This leaves us with the only other answer to my question: no, it’s not possible for the NDP to shift enough to the left to undertake the changes that we believe are necessary to manage the ravaging effects of capitalism.

Unfortunately, in a government role, the NDP has proven that this answer is most likely to be the correct one.  The NDP has never delivered what it claims to be able to deliver. Instead, NDP governments have broadly inflicted neo liberal policies while offering some modest social reforms, in some cases.

This reality means that the option that will likely have the greatest impact for socialists is to abandon the NDP all together and coordinate a process of broad and fundamental regroupment. If we believe that socialists should be fighting it out in mainstream electoral politics, then regroupment is our only hope. Whether this takes the form of a new political party or just a provincial or federal network that’s main job is to force change on the NDP from the outside is determined by several realities that we must face.

First, regroupment cannot be reorganization. It must include groups who have not normally worked together, organize on new terms and around the core of what the NDP should be fighting for.

Regroupment also has to include labour. Despite the problems that exist within the Labour movement, unions are still comprised of people and offer Canadians the best vehicle to organize broadly. Labour activists must make links with social movement activists and find ways to advance their politics within their communities and externally. This means that labour bureaucracy, the ones who have decided that the NDP should be elected at all costs, has to be challenged. It is not good enough to simply want to keep Hudak out or to kick out Wall: people need to be organized around issues, not simple against people.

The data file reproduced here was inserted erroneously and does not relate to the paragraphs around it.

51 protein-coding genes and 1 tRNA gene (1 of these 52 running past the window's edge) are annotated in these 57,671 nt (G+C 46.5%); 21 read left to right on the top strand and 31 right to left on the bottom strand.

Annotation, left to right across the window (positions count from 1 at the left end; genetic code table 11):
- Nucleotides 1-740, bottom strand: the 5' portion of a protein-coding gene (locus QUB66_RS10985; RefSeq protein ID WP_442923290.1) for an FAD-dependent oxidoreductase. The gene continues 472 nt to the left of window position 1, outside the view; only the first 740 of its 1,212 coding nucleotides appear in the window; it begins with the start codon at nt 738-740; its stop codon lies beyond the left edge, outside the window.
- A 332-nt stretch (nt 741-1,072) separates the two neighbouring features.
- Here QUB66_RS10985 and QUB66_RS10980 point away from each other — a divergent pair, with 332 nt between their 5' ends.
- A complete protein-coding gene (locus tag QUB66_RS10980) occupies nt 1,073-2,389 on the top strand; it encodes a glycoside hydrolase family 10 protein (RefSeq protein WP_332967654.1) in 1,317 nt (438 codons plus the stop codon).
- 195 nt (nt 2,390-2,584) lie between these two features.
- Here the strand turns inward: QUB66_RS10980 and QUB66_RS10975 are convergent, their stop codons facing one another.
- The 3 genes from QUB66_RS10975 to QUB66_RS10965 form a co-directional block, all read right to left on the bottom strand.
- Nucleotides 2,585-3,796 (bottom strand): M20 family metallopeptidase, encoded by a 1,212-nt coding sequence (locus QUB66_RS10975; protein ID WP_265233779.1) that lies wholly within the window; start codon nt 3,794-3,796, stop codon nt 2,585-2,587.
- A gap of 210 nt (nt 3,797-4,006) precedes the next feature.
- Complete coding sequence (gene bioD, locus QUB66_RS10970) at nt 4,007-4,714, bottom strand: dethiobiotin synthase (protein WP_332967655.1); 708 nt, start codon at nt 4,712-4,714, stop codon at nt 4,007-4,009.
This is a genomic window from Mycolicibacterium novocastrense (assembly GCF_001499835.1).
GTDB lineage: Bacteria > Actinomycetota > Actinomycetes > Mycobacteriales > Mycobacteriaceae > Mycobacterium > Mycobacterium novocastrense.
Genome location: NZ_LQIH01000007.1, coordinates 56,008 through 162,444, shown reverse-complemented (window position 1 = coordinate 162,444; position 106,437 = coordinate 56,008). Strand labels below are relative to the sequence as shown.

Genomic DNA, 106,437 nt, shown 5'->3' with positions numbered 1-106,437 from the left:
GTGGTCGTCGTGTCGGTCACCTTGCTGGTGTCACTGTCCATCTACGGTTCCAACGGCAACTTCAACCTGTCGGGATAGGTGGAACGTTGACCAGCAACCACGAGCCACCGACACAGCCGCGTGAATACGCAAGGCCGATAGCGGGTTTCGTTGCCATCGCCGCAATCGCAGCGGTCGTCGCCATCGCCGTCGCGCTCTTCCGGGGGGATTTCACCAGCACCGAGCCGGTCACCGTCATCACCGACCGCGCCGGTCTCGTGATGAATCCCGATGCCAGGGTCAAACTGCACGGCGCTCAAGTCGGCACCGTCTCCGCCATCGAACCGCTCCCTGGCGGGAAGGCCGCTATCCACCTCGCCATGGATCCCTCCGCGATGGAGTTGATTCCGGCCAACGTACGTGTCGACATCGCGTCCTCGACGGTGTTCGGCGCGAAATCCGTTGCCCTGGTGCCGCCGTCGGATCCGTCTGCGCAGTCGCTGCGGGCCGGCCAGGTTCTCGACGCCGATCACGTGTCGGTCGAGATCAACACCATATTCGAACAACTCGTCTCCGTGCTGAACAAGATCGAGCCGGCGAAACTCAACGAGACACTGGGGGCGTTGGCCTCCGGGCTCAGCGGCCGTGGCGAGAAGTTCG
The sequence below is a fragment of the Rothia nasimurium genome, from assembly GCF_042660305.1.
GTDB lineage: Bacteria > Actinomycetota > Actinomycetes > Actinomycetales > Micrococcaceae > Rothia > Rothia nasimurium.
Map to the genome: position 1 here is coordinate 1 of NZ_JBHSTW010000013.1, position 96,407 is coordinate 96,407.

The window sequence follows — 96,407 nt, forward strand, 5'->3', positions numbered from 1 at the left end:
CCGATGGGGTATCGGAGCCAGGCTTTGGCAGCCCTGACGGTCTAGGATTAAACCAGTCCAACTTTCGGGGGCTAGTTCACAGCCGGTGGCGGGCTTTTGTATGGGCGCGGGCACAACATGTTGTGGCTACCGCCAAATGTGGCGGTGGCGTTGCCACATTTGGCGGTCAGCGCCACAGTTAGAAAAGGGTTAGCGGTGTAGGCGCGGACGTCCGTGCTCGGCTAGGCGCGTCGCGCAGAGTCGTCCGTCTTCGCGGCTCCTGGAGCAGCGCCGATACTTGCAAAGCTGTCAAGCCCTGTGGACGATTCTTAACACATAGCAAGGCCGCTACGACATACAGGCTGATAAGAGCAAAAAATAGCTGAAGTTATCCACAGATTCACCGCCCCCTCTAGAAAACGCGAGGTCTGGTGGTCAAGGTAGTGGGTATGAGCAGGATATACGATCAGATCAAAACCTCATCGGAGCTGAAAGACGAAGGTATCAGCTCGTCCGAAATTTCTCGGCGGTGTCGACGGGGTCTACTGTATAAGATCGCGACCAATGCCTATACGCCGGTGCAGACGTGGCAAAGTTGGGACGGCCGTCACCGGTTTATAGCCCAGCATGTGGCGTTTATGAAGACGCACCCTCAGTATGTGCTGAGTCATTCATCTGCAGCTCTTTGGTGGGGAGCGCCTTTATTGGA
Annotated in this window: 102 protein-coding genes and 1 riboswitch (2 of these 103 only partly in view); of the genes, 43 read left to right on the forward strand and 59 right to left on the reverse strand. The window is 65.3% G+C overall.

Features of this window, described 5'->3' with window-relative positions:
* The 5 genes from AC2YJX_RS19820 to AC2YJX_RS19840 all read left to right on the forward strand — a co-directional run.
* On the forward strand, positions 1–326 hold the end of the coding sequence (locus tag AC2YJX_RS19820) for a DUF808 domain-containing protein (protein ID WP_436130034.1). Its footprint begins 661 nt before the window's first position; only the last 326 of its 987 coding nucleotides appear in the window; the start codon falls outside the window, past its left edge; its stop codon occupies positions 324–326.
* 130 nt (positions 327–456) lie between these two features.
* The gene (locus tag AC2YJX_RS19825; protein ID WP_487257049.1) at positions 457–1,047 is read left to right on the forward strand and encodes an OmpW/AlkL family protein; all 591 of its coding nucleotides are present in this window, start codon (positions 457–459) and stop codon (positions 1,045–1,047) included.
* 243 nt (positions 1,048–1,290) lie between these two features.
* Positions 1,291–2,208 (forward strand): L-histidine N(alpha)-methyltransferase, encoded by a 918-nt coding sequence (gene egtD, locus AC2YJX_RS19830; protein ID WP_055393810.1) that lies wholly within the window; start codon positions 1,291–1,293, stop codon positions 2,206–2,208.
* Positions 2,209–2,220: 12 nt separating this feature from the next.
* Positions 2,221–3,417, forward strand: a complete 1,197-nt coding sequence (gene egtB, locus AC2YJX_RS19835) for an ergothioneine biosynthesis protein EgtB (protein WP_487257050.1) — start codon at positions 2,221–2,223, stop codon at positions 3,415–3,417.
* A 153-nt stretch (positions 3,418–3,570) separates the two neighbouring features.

Finally, and obviously, regroupment needs to be focused on a core set of demands that will once again inspire people to be involved in politics.  Maybe this should start with demanding a corruption inquiry at the federal level, radical but entirely possible education and health reforms at the provincial levels and transportation and energy alternatives. If we cannot expect the NDP to lead on these issues, activists themselves must build networks centred on these values to the force the party into action.

Or, if action isn’t possible, to lay the groundwork to start a new political party.

QS is remarkable for many reasons, but it’s most important for activists outside of Québec because it shows what’s possible. With just two deputies, QS has been able to respond, almost daily, to the debates that are happening at the Ass Nat. And, not just respond but offer criticism and alternatives. They drew on the strength of the student movement and ensured that the discussion about free education wasn’t relegated to just student demands, but in fact, the desires of progressive Québecers who were both inspired and who stood in solidarity with the student strikers.

The only way to test the NDP is to provide strong, parallel movements than can challenge the austerity policies of the federal and provincial governments. If our movements are strong enough, broad-based and not limited to regions, we can actually put the NDP to a test: either the party will join our movements, take its lead from our demands and advance our demands, or they’ll pull a Party Québecois: get elected on a left-of-centre platform, made possible by the activist work undertaken in Québec, and then betray Québecers by backing down on nearly every promise.

It will be at that moment that the next steps become clear: either they’re with social movements or they aren’t. And if they aren’t, the organzing that had been done up until that point will form the perfect basis for a new party.